Bates Center for Entrepreneurship and Leadership awarded $3 million

Photo of the Winterim 2022 students posing
Courtesy of Lewis & Clark

The endowment for the Bates Center for Entrepreneurship and Leadership for the Bates Entrepreneurship and Leadership was recently increased from $2 to 5 million thanks to twin donations from Lewis & Clark- via a profitable investment- and The Randall Charitable Trust (TRCT). The donations were $1.5 million each.

Four and a half percent of the endowment will be released each year, and the added balance will pay for a tenured professor. In previous years, the entrepreneurship department had a visiting professor.

Contact between TRCT and the Bates Center began a few years ago and just recently yielded the donation. Director of the Bates Center and Adjunct Professor Chrys Hutchings said the culminating moment may have been at a Bates Center advisory meeting.

“Marsha Randall came to our advisory meeting, and everyone on the advisory board spoke about why they support the Bates Center,” Hutchings said. “I think that made a big difference to her.”

LC’s donation came after a startup they had invested in was sold. The company was the project of two alumni which specialized in electric vehicle charging.

Gifts like these allow the Bates Center to function. The department is funded completely by donations. The added $3 million will free up the endowment’s original $2 million to pay for some adjunct professors and programming with the $90,000 it yields annually. The remainder of the expenses — a second professor, the rest of staffing for their 21 classes and programming — are paid for by donations throughout the year.

One of those expenses, Winterim, is a unique LC experience. The program itself is a week-long course offered during the final stretch of winter break that helps students make pitches for new product ideas under the mentorship of various volunteer professionals and the Bates Center Staff.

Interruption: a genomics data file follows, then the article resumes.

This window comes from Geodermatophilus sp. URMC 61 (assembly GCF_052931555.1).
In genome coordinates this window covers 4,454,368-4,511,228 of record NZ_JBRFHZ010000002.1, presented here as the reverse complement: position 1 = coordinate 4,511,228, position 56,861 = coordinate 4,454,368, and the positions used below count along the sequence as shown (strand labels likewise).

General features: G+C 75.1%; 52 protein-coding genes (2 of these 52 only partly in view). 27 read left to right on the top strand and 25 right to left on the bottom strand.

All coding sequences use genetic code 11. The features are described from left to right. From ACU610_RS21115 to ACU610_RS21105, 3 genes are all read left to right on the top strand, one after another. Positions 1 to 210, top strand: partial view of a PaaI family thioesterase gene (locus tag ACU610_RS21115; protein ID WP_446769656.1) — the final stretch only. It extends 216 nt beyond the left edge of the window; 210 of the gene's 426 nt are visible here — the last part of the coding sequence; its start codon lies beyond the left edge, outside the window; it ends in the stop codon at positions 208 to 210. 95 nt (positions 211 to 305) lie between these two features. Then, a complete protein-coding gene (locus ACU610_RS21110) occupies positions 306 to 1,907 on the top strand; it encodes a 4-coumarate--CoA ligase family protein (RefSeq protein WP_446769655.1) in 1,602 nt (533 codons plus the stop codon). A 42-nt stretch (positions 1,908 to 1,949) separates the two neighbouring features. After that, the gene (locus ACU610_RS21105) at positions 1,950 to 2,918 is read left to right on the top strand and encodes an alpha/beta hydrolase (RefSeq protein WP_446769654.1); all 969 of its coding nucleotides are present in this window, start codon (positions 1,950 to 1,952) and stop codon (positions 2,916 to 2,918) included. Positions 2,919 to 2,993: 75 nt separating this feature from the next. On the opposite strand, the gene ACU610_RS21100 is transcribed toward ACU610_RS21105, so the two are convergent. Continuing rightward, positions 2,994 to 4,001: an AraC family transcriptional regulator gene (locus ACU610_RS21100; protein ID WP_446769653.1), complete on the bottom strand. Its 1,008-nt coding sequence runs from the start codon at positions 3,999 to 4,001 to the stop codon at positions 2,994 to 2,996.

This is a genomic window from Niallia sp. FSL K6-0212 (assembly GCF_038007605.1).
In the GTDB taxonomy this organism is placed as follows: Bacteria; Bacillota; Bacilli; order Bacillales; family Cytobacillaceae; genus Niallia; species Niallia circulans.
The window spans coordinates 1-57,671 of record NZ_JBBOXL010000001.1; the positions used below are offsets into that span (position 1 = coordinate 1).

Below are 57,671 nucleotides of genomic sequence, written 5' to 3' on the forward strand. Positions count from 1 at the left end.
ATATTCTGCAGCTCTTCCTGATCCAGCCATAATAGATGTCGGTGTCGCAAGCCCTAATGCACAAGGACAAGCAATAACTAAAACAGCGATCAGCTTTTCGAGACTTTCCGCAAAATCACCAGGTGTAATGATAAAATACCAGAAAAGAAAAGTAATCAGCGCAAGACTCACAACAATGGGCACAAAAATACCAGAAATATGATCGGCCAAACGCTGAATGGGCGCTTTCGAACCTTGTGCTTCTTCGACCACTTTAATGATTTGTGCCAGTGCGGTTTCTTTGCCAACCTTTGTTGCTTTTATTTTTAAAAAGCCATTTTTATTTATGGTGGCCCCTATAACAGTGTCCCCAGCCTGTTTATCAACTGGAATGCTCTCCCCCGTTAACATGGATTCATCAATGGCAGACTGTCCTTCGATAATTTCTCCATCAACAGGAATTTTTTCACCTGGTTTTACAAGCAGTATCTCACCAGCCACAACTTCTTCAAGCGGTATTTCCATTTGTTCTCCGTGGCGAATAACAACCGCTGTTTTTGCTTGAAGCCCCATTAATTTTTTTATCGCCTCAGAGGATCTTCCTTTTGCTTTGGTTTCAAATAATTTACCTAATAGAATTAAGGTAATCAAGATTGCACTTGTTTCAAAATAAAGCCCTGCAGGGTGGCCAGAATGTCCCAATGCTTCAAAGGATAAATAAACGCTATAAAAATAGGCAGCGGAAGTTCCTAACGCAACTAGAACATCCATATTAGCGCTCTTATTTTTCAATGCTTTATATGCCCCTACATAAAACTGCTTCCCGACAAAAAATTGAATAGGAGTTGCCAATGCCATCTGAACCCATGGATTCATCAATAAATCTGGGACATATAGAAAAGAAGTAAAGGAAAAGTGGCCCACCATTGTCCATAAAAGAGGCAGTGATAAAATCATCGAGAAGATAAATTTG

Natalie Elstone ’24 participated in Winterim this past break and really enjoyed her experience.

“I would totally recommend it,” Elstone said. “I didn’t think I was gonna be an entrepreneur, you don’t have to think you’re gonna be an entrepreneur to do it. I think it’s like a really beneficial experience for any student at LC, any student at all in college; It just teaches you a lot about future career paths.”

Hutchings also mentioned how appreciative Winterim alumni are.

“They (alumni) will even send us emails years later to thank us for it,” Hutchings said. “It’s amazing, the result on Friday afternoons.”

Despite not foreseeing a career in entrepreneurship, Elstone said Winterim gave her a lot of useful professional advice and experience that will be useful in other fields as well.

“I had to work in a group with like two people that I didn’t know before, and we had to work together really fast to come together and agree on what our product was gonna be and like what kind of target market we were gonna go for, like all these logistics,” Elstone said. “And also, I think just different problems solving skills.”

Elstone’s group pitched a multiple-use mold detector and won first prize.

“Natalie’s group won cash, $3,500 cash, that they can spend on beer and cigarettes,” Hutchings said.

Hutchings offered more serious support of the program as well, though.

“Winterim fosters courage,” the Bates Center Director said.

This environment is created with minimal cost, making it all the more impressive.

“Everyone volunteers their time, but our expenses are high because of food and housing mostly,” Hutchings said.

This past Winterim was free for all participants, thanks to a donation. It has always been a priority for the Bates Center to make the program affordable for students.

“In the past, we have made it free for every student who requested it,” Hutchings said. “We never said no.”

Winterim is not the only special programming the department offers either, one example being Lunch With a Leader (LWAL). In the next two months, four speakers will come to discuss their trades at different lunches. This past Wednesday, Brand Director at Adopt Lynn Lee also spoke at a LWAL. Executive Editor for Arts & Culture at Oregon Public Broadcasting Marcos Nájera, Founder/ President at Berg & Associates, President at Global Television Entertainment One Michael Lombardo and CEO/Founder at UNLESS Collective Eric Liedtke will speak at lunches put together by the Bates Center. All meals will be from 11:30 a.m. to 1 p.m. in J.R. Howard 302, and are on Feb. 21, Mar. 2, Mar. 15 and Apr. 4, respectively.

The Bates Center is constantly reaching out to entrepreneurs and business people in the community to enrich their courses and prepare students for the change from collegiate to professional life. The center want to provide as many opportunities as possible for LC students’ futures.

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